RSM analyses of Tartary buckwheat steamed bread volumes were conducted by Design-Expert software. The hypothesis testing of the regression equation was performed (Table 4). The modeling showed being quite suitable for the prediction of the steamed bread volume, with value < 0.01, value of lack of fit >0.05, and value of 0.9500. The coded variables of both and exerted statistically significant effects on the steamed bread volumes, with values smaller than 0.05. The regression equation was as follows: = + + + . The absolute values of partial regression coefficient of one degree term were within the range of experimental design, demonstrating the greatest effects of GOD on steamed bread volume followed by gluten and PE, respectively.


Source of varianceQuadratic sumDegree of freedomVariance value value

Model14703.7791633.75210.565330.0092
-gluten1152111527.4498810.0413
-GOD1624.511624.510.50550.0229
-PE39213922.5350290.1722
01001.0000
491490.3168790.5978
14411440.9312350.3789
10241.64110241.6466.231780.0005
1286.56411286.5648.3200960.0344
741.02561741.02564.7921470.0802
Residual error773.16675154.6333
Lack of fit724.53241.59.9246580.0929
Error 48.66667224.33333
Sum of deviation3481.8614
; adjusted

There was statistically significant difference between groups.
3.2. Sensory Evaluation Values of Tartary Buckwheat Steamed Bread

RSM analyses of sensory evaluation values of Tartary buckwheat steamed bread were conducted by Design-Expert software (Table 5). The modeling was shown quite suitable for the prediction of sensory evaluation values of Tartary buckwheat steamed bread, with value < 0.05, value of lack of fit >0.05, and value of 0.9430. The coded variables of both and exerted statistically significant effects on the sensory evaluation values of Tartary buckwheat steamed bread, with values smaller than 0.05. The regression equation was as follows: = + + + + + . The absolute values of partial regression coefficient of one degree term were within the range of experimental design, indicating the greatest effects of gluten on sensory evaluation values of Tartary buckwheat steamed bread followed by GOD and PE, respectively.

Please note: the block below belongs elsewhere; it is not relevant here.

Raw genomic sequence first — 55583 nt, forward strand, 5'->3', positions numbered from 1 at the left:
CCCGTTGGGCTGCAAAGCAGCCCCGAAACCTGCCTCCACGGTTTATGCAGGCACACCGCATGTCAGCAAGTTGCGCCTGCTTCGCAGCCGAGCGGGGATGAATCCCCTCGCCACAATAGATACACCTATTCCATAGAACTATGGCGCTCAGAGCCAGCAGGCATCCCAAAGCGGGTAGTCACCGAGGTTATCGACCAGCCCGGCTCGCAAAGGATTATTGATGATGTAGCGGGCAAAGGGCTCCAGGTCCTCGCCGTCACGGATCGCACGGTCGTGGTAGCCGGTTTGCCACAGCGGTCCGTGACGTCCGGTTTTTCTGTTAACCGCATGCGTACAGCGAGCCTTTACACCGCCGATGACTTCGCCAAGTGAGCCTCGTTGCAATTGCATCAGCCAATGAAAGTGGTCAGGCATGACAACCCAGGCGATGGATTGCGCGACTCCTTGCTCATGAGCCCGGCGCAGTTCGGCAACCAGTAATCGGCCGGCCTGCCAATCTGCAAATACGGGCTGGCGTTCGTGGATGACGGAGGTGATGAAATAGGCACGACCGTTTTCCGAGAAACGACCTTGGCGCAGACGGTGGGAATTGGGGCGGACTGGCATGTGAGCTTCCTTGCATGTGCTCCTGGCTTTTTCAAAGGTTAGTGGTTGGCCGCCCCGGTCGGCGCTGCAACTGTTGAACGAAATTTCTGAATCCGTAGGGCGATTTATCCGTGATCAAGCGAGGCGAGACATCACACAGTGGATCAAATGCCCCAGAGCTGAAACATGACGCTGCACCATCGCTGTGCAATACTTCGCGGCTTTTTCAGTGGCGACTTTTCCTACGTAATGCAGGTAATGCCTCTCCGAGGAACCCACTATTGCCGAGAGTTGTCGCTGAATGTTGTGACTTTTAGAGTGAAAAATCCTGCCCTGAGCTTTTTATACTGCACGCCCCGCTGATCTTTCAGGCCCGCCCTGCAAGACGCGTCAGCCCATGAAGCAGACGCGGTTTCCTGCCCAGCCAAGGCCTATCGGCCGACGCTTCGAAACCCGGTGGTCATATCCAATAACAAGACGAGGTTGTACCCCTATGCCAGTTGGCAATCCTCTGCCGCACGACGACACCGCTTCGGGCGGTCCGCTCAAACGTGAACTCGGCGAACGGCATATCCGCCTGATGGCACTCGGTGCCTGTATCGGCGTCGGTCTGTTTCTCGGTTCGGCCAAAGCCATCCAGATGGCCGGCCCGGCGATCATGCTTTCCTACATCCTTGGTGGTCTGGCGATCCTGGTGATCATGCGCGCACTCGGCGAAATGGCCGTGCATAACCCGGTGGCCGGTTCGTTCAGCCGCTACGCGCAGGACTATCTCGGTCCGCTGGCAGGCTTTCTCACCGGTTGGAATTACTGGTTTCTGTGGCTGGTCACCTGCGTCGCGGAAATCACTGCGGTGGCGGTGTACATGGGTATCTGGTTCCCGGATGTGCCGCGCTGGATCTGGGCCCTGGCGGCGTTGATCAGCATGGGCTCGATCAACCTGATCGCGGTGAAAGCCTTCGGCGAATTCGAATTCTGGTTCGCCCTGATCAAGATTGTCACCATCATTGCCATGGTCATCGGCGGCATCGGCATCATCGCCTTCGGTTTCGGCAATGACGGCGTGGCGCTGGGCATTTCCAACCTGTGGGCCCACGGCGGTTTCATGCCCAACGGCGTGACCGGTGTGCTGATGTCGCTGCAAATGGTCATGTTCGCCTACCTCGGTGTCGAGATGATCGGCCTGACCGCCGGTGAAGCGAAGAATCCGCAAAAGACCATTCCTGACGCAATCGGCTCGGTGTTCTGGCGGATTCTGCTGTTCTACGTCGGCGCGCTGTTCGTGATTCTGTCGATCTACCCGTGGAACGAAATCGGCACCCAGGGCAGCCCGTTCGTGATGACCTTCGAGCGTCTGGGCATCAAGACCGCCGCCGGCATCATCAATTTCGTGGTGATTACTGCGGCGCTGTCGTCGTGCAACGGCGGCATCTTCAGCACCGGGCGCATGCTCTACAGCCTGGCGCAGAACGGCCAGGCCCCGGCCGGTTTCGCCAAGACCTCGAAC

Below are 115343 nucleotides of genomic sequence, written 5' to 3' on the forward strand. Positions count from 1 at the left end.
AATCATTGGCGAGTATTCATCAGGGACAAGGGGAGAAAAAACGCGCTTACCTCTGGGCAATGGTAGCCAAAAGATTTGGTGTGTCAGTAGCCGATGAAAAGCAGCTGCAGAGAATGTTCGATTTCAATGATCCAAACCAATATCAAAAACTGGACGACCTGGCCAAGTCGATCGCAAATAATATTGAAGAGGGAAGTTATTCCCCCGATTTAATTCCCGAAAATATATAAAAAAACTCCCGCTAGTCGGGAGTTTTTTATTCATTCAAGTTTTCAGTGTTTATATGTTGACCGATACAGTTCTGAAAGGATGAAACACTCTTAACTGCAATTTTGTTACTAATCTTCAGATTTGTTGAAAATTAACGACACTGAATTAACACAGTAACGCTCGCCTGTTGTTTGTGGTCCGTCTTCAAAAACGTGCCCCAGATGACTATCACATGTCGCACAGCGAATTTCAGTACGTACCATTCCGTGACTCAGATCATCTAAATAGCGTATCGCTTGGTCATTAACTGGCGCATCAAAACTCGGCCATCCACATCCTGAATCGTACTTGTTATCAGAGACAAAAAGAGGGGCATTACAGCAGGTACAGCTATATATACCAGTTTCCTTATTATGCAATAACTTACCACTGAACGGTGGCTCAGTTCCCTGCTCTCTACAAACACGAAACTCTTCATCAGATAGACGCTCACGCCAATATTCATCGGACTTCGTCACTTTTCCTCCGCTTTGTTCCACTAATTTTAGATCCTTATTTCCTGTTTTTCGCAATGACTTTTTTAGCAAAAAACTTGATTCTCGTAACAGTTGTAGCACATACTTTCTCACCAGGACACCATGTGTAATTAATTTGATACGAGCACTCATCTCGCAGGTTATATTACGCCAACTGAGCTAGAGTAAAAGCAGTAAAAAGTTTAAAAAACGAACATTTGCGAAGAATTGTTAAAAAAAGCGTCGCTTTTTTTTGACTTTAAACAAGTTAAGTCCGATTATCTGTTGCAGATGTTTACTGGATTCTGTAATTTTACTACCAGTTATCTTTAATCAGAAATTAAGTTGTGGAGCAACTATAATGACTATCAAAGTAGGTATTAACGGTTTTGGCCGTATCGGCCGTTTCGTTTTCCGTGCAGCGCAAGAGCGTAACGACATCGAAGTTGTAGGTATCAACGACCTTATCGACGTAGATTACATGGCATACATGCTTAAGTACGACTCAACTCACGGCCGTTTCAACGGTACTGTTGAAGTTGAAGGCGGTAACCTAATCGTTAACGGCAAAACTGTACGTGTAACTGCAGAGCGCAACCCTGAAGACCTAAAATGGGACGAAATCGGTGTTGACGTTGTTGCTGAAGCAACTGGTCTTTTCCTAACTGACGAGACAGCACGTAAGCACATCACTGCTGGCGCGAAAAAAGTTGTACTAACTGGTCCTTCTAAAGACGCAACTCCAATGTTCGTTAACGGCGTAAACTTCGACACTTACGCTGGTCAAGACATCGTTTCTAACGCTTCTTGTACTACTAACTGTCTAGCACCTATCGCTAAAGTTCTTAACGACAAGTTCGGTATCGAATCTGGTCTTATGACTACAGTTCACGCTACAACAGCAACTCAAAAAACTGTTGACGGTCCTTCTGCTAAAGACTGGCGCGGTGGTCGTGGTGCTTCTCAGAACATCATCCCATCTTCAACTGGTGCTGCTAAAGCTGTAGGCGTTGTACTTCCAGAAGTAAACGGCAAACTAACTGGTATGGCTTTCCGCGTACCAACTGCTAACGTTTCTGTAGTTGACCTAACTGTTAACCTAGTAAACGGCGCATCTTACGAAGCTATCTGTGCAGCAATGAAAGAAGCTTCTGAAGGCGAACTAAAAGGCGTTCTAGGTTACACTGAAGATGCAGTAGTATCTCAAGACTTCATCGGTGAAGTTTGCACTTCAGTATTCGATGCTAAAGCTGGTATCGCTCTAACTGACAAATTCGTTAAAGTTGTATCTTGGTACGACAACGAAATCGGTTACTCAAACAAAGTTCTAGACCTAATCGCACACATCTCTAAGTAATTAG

Source of varianceQuadratic sumDegree of freedomVariance valueP value

Model1639.2339182.1379.183380.0125
-gluten312.51312.515.75630.0106
-GOD220.51220.511.117650.0207
-PE501502.5210080.1732
42.25142.252.1302520.2042
20.25120.251.0210080.3587
2.2512.250.1134450.7499
950.16031950.160347.907240.0010
76.16026176.160263.8400130.1073
4.0064114.006410.2020040.6719
Residual error99.16667519.83333
Lack of fit80.5326.833332.8750.2686
Error 18.6666729.333333
Sum of deviation1738.414
; adjusted

There was statistically significant difference between groups.

In the interactions among gluten, GOD and PE were analyzed to investigate their effects on volumes and sensory evaluation values of Tartary buckwheat steamed bread. The effects on the response variables were intuitively demonstrated in Figures 1 and 2 which revealed that GOD exhibited the greatest effects on the steamed bread volumes followed by gluten, corresponding to a steep curve. However, gluten demonstrated significant effects on the sensory evaluation values of Tartary buckwheat steamed bread followed by GOD, consistent with the results of variance analysis in Tables 4 and 5. On the other hand, no significant change of the two response variables was found with PE addition, presenting a flat curve.

Tartary buckwheat is rich in proteins but free from gluten. The majority of its protein components were water-soluble albumin and salt-soluble globulin, accounting for more than 80% of the total proteins [1921]. Gluten is a kind of highly hydrated protein complexes. When flour is mixed with water to make dough, the water will be absorbed by starch and proteins. Then spatial structure changes of gliadin and glutenin molecular chains will take place, generating stable disulfide bonds through inter- or intramolecular interactions of disulfide, ionic or hydrogen bonds [22]. The intensity and mesh density of the gluten network structure were determined by the number and binding sites of sulfydryl, which directly affected the texture, viscoelasticity, and hardness of flour products [10, 23]. The formation of suitable gluten structures is prevented after the large amount addition of Tartary buckwheat flour into wheat flour (weight ratio as 1 : 1), generating dough with poor extensibility, more crack, and extremely low fermentative capability. The addition of gluten directly increased its proportion in composite flour and improved the air holding capacity of steamed bread, resulting in larger volume after fermentation, homogeneous honeycomb mesh internally, decreased hardness of steamed bread, enhanced specific volume and flexibility, and enlarged sensory evaluation values. It was found appropriate when the added gluten accounted for approximately 10% of total flour by weight and excessive gluten could lead to difficult dough kneading, smaller volume of steamed bread, and too large toughness.